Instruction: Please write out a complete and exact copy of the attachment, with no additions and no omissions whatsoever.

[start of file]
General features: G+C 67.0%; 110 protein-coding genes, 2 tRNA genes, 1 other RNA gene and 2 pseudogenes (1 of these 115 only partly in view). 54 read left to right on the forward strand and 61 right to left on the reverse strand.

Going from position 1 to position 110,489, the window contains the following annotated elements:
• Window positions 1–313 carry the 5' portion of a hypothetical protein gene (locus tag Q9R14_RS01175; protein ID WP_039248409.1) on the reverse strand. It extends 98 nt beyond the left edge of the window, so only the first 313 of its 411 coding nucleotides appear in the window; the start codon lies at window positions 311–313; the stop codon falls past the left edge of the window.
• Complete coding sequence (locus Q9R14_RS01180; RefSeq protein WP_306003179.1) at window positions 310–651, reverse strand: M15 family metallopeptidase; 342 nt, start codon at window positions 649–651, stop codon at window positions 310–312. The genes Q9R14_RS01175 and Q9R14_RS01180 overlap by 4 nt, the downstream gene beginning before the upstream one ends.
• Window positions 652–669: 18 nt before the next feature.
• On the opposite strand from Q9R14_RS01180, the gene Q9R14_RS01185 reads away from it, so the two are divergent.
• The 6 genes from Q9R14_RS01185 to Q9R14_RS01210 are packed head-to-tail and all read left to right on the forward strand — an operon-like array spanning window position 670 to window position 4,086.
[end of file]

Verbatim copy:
General features: G+C 67.0%; 110 protein-coding genes, 2 tRNA genes, 1 other RNA gene and 2 pseudogenes (1 of these 115 only partly in view). 54 read left to right on the forward strand and 61 right to left on the reverse strand.

Going from position 1 to position 110,489, the window contains the following annotated elements:
• Window positions 1–313 carry the 5' portion of a hypothetical protein gene (locus tag Q9R14_RS01175; protein ID WP_039248409.1) on the reverse strand. It extends 98 nt beyond the left edge of the window, so only the first 313 of its 411 coding nucleotides appear in the window; the start codon lies at window positions 311–313; the stop codon falls past the left edge of the window.
• Complete coding sequence (locus Q9R14_RS01180; RefSeq protein WP_306003179.1) at window positions 310–651, reverse strand: M15 family metallopeptidase; 342 nt, start codon at window positions 649–651, stop codon at window positions 310–312. The genes Q9R14_RS01175 and Q9R14_RS01180 overlap by 4 nt, the downstream gene beginning before the upstream one ends.
• Window positions 652–669: 18 nt before the next feature.
• On the opposite strand from Q9R14_RS01180, the gene Q9R14_RS01185 reads away from it, so the two are divergent.
• The 6 genes from Q9R14_RS01185 to Q9R14_RS01210 are packed head-to-tail and all read left to right on the forward strand — an operon-like array spanning window position 670 to window position 4,086.